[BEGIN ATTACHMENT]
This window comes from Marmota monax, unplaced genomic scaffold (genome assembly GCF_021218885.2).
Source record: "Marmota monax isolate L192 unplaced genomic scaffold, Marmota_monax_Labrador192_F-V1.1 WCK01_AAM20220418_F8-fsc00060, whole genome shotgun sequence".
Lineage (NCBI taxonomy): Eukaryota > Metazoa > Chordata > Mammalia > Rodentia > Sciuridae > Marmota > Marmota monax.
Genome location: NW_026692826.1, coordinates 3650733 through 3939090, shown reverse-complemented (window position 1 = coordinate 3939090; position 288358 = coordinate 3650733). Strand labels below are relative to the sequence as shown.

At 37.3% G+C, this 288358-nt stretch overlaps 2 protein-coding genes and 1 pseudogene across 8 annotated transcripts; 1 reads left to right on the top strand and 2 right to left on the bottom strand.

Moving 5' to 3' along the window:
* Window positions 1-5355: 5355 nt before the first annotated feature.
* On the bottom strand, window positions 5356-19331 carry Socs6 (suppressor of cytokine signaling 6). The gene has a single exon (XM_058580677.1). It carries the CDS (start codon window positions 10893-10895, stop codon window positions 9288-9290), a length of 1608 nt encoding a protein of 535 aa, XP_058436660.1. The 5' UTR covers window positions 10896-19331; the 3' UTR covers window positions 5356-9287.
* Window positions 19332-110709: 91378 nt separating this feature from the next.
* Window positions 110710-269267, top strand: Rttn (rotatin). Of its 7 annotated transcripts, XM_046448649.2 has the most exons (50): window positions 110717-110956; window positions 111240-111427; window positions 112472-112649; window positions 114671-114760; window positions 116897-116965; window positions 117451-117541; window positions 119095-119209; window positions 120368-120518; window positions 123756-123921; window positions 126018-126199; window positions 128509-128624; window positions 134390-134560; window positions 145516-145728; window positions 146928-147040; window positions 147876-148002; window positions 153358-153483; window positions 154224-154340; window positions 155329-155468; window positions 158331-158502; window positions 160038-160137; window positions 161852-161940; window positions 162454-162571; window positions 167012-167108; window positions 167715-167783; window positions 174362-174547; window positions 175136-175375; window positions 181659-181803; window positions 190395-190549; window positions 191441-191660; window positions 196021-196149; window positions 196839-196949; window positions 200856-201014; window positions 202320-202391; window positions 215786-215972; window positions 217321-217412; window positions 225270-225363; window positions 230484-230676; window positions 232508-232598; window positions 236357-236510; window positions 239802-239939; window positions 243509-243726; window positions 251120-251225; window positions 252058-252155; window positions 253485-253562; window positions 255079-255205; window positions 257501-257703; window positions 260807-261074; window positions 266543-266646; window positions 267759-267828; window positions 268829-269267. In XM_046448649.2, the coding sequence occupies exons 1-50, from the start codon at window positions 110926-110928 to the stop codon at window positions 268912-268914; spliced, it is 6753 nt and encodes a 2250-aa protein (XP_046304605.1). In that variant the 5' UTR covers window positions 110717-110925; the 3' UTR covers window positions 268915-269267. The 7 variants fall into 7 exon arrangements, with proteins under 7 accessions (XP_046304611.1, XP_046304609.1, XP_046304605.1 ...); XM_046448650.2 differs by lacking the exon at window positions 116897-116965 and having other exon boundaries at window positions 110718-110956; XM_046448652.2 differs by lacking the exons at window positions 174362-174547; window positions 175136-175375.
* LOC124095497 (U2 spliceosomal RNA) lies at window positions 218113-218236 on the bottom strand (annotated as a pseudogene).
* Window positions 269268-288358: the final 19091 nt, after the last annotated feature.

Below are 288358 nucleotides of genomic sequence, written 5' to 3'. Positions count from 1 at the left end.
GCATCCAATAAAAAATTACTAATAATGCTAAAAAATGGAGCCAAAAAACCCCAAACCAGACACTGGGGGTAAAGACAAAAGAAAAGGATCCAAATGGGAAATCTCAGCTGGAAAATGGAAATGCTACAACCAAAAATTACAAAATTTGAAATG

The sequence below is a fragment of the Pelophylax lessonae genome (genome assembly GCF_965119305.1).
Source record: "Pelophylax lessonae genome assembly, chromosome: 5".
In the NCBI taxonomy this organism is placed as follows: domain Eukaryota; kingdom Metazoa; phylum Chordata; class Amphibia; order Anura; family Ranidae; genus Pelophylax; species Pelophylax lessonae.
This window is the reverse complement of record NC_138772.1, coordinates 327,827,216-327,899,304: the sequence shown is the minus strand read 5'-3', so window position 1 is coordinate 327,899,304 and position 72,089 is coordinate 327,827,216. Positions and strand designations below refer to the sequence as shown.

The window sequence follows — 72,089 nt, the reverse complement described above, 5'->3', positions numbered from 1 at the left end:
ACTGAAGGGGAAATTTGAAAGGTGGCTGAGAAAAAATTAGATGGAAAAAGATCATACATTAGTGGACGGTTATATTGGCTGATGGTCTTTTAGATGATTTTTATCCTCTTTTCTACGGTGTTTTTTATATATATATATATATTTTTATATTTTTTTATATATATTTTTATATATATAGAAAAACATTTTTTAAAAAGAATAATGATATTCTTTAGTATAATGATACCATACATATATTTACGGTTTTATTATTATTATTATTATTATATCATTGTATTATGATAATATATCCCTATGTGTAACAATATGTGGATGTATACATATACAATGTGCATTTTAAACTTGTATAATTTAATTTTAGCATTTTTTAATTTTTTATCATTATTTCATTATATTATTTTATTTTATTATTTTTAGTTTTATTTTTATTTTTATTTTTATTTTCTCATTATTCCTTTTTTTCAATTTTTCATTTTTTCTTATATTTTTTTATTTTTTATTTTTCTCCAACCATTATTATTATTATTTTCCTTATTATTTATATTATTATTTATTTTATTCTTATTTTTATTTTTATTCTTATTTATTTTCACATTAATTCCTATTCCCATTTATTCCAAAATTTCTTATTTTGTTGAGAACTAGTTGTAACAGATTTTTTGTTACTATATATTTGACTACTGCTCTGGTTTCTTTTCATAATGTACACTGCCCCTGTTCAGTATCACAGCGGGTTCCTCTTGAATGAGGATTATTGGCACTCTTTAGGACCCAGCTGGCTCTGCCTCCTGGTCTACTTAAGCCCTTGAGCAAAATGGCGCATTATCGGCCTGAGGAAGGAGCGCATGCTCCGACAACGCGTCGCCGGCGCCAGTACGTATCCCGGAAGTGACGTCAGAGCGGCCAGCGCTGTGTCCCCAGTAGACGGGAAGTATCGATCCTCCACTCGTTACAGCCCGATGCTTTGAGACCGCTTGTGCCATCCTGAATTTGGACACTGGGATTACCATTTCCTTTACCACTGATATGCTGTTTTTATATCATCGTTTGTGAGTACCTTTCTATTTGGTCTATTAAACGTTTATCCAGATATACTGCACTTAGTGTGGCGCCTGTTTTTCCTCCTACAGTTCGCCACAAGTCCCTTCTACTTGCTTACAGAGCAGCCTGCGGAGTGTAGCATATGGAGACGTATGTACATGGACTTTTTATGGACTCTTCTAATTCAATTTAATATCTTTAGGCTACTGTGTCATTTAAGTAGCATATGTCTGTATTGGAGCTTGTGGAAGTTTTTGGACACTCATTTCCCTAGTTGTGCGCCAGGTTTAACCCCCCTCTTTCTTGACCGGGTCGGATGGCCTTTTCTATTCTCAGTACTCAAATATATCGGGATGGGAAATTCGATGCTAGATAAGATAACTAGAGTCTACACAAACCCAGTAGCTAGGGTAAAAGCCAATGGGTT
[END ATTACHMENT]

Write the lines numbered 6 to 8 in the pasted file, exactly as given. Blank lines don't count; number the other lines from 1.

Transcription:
Moving 5' to 3' along the window:
* Window positions 1-5355: 5355 nt before the first annotated feature.
* On the bottom strand, window positions 5356-19331 carry Socs6 (suppressor of cytokine signaling 6). The gene has a single exon (XM_058580677.1). It carries the CDS (start codon window positions 10893-10895, stop codon window positions 9288-9290), a length of 1608 nt encoding a protein of 535 aa, XP_058436660.1. The 5' UTR covers window positions 10896-19331; the 3' UTR covers window positions 5356-9287.